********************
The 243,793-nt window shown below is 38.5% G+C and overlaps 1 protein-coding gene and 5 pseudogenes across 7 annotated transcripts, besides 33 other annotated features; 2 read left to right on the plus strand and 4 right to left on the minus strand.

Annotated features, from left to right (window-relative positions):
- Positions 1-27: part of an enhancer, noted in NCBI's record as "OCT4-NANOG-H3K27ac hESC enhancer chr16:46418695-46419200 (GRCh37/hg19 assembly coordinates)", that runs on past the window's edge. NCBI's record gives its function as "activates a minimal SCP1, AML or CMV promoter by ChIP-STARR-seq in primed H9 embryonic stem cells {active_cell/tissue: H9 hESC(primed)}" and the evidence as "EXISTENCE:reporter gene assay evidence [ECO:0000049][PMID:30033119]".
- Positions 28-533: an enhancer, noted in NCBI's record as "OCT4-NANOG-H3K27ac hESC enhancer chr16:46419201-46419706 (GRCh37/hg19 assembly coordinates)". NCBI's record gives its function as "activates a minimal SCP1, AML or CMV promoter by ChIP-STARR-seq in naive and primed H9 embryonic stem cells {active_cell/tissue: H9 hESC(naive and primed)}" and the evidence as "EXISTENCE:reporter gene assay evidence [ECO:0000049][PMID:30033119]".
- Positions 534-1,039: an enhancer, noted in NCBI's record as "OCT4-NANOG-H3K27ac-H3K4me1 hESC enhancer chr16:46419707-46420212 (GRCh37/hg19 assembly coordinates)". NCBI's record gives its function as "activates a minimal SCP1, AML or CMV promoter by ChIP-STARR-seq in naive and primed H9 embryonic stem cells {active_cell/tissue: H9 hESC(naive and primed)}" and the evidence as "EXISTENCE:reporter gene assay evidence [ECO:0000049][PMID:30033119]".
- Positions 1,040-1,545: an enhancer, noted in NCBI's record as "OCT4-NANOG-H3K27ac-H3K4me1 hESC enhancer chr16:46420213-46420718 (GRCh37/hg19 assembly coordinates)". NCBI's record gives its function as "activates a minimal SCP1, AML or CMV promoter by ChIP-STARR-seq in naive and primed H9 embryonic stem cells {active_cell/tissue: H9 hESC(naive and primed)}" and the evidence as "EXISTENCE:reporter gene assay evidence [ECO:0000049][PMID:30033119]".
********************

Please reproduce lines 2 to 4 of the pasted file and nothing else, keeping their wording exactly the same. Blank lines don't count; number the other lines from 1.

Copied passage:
Annotated features, from left to right (window-relative positions):
- Positions 1-27: part of an enhancer, noted in NCBI's record as "OCT4-NANOG-H3K27ac hESC enhancer chr16:46418695-46419200 (GRCh37/hg19 assembly coordinates)", that runs on past the window's edge. NCBI's record gives its function as "activates a minimal SCP1, AML or CMV promoter by ChIP-STARR-seq in primed H9 embryonic stem cells {active_cell/tissue: H9 hESC(primed)}" and the evidence as "EXISTENCE:reporter gene assay evidence [ECO:0000049][PMID:30033119]".
- Positions 28-533: an enhancer, noted in NCBI's record as "OCT4-NANOG-H3K27ac hESC enhancer chr16:46419201-46419706 (GRCh37/hg19 assembly coordinates)". NCBI's record gives its function as "activates a minimal SCP1, AML or CMV promoter by ChIP-STARR-seq in naive and primed H9 embryonic stem cells {active_cell/tissue: H9 hESC(naive and primed)}" and the evidence as "EXISTENCE:reporter gene assay evidence [ECO:0000049][PMID:30033119]".